HOULTON, Maine – Every year around Halloween, interest in the 17th century Salem Witch Trials peaks.
Rooted in fear of the unexplained, the Salem witch hysteria has a long and storied lineage that directly ties to Houlton’s first families as both accusers and accused.
Take WHOU local radio personality Chris Putnam of the Chris in the Morning Show. His name is synonymous with Salem and the witch trials because a Putnam was doing the accusing and a Putnam was a judge in the trials, he said.
“It goes both ways. The story I like to tell that really ties it all together is that my dad of course is a Putnam and comes from that lineage of the accusers of witches and my mother is related to the Bradfords who were some of the witches accused,” Putnam said.
As Oct. 31 approaches, thousands of witch hunters will again flock to Salem, Massachusetts, eager to immerse themselves into this dark historical time by following the Salem Witch Trial maps, depicting the homes of the alleged witches and their accusers. The home of Houlton’s namesake, Joseph Houlton, along with many other Houltons (sometimes spelled Holton) and Putnams are along the route.
The Houlton, Putnam, Cummings, Carr, Towne, Bradford and Cloyce families figure prominently in historical accounts of the infamous 1692 trials. And as Aroostook County Historical and Art Museum Curator Leigh Cummings details the long list of names, his own family included, a tangled and convoluted web of disparate connections and deception emerges.
At the time, hundreds were accused, 141 suspects went to trial with 20 executed for demonic possessions and witchcraft. Nineteen were hanged and one 81-year-old man pressed to death with large rocks. But it took over 300 years for those convicted or killed or to be cleared of false charges, with the last convicted witch, Elizabeth Johnson Jr., exonerated last summer, according to the Death Penalty Information Center.
Additionally, the Connecticut Witch Trial Exoneration Project, made up of witch trial victim descendants, worked to clear the names of those convicted in the state during the same time as the Massachusetts trials. In May, 45 accused witches were exonerated.
The witchcraft hysteria began when young girls started getting sick with fits, seizures and hallucinations, and when doctors couldn’t identify what was happening the religious leaders said it must be the work of the devil, it must be witchcraft.
“They said if it’s witchcraft we have to identify who’s involved,” Cummings said. “This inner circle quickly understood they had a tremendous amount of power And the girls named people who were traditional enemies of the family or those who spoke out against them.”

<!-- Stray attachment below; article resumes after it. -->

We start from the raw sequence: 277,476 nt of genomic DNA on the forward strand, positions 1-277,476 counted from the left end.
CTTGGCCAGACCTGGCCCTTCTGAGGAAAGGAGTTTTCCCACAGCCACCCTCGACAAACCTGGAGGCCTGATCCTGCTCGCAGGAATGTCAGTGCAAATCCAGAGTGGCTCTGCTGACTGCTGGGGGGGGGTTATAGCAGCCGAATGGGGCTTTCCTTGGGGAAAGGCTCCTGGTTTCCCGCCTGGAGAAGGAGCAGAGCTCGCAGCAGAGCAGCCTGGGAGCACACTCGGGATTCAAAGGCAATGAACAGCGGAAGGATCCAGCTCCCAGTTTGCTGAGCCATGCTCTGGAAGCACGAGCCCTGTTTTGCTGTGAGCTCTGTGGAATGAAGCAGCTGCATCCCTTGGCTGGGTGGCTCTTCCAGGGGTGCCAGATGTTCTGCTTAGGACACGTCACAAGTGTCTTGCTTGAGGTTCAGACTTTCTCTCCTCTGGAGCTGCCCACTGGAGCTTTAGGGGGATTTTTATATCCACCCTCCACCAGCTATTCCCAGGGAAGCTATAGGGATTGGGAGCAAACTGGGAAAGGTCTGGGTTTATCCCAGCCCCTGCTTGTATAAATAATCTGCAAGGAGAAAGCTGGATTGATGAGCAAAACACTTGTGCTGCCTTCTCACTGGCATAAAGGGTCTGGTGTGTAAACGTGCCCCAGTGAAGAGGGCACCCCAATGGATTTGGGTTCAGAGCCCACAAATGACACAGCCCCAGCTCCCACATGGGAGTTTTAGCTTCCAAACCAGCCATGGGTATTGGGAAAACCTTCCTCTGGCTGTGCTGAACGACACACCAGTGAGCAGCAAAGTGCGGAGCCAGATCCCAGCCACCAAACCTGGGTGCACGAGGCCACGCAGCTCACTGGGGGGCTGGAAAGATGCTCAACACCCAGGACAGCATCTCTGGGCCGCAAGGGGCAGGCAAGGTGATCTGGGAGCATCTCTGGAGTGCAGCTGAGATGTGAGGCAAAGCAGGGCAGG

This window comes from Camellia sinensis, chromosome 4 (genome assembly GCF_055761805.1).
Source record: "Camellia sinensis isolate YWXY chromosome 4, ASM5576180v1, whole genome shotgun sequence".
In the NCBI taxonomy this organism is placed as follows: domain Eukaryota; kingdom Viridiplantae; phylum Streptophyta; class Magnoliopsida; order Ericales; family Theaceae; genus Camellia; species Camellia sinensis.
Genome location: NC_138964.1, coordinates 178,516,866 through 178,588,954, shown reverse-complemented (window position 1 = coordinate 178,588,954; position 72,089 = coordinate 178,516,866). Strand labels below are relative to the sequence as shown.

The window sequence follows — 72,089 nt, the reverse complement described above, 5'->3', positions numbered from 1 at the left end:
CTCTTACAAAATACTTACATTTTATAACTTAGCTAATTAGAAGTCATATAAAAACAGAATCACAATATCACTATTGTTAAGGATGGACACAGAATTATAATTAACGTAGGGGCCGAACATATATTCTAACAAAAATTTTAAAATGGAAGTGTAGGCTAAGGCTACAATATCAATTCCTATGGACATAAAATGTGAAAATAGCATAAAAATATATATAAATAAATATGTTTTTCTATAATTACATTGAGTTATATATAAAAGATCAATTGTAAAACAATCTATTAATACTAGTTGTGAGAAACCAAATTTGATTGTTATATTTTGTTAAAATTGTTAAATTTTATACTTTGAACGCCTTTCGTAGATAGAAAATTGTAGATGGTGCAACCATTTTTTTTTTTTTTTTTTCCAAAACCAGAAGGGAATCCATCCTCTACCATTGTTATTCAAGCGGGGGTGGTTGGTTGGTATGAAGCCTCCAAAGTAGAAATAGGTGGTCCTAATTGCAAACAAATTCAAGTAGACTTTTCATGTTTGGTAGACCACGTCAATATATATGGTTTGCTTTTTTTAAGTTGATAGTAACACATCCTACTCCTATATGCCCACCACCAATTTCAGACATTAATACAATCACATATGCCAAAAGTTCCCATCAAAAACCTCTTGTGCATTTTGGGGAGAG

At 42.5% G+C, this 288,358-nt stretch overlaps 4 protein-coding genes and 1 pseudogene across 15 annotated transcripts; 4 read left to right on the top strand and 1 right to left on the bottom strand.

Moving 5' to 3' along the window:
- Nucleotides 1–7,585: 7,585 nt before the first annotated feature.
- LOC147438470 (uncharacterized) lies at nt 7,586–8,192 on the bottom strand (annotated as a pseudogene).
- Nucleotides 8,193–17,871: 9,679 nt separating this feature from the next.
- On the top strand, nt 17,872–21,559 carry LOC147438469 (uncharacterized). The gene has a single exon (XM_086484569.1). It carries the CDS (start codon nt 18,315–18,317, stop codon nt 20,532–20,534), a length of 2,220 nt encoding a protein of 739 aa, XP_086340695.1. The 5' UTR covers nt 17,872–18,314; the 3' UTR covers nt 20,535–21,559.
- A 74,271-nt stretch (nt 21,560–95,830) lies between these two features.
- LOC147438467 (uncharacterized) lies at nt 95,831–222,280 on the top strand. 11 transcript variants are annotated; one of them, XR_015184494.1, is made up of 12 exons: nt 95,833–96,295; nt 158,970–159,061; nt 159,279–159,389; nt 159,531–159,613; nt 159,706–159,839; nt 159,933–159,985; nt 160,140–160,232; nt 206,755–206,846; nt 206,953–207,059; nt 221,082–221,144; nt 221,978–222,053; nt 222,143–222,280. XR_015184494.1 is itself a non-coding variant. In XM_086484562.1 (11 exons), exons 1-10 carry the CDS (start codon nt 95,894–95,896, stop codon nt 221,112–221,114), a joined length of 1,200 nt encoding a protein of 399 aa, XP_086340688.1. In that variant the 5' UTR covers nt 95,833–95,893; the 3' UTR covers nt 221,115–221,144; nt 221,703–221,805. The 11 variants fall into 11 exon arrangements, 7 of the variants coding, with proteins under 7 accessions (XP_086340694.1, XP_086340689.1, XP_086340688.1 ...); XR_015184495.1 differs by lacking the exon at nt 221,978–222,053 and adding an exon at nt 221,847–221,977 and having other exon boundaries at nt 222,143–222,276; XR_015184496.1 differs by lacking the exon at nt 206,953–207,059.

Cummings’ family and Joseph Houlton’s family came to the defense of Rebecca Towne Nurse, 71, who was eventually hanged.
According to Cummings, 9-year-old Ann Putnam accused as many as 50 people in one night.
“My Towne ancestors were the enemies of the Putnams because they had won the land in the southern divisions of Topsfield,” he said.
But it wasn’t just personal vendettas, he said, sharing that his family spoke out against a neighbor, Elizabeth Howe, who they believed was responsible for the ill health of their horse.
“We were part of the reason she was hanged,” he said.
It is a somber piece of history for many, including local descendants.
“It was a really huge deal that is part of American history that has negative and positive sides,“ Putnam said. “We’re all really well aware of everything and we talk about it, but it isn’t something we dwell on.”
At a Cummings family reunion in Topsfield this summer, Cummings read aloud Mary Towne Easty’s plea to the magistrates before her execution. Easty was Rebecca Towne Nurse’s sister.
Cummings said it is considered the best piece of legal writing in 17th century America by a woman.
“The strength of the plea is its simplicity,” he said. “She says, ‘hey I know I’m going to hang but I also know that since I’m innocent there must be other people who are innocent too.”
Anita Hutton of Kingston, New York is a direct descendent of Joseph Houlton. Her grandfather was also Joseph Houlton. Hutton and her daughter Sara visited Houlton last summer to learn more about her heritage, although she said she did not know about her family’s connection to Salem.
Nonetheless, she shared a story about her daughter. A few years ago Sara wanted to get away for a few days and she picked Salem, long before they knew about their family’s connection, she said.
“Of all the places she could have picked, she picked Salem,” Hutton said.